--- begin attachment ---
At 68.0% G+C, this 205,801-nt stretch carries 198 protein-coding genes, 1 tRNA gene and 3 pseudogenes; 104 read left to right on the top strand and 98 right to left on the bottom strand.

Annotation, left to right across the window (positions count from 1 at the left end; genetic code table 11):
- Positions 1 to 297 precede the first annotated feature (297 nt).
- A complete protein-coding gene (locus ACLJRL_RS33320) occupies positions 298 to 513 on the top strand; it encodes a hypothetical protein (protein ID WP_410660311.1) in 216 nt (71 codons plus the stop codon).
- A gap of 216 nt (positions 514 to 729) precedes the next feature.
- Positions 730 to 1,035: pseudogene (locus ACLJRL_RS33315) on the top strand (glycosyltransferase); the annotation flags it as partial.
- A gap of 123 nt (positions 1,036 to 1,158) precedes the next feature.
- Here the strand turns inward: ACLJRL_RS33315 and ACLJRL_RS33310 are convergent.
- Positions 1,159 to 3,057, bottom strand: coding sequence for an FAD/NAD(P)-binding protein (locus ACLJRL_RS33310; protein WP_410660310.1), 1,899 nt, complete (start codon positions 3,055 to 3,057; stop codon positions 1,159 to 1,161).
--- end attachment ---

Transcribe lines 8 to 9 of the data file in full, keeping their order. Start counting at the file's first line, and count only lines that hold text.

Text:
- Here the strand turns inward: ACLJRL_RS33315 and ACLJRL_RS33310 are convergent.
- Positions 1,159 to 3,057, bottom strand: coding sequence for an FAD/NAD(P)-binding protein (locus ACLJRL_RS33310; protein WP_410660310.1), 1,899 nt, complete (start codon positions 3,055 to 3,057; stop codon positions 1,159 to 1,161).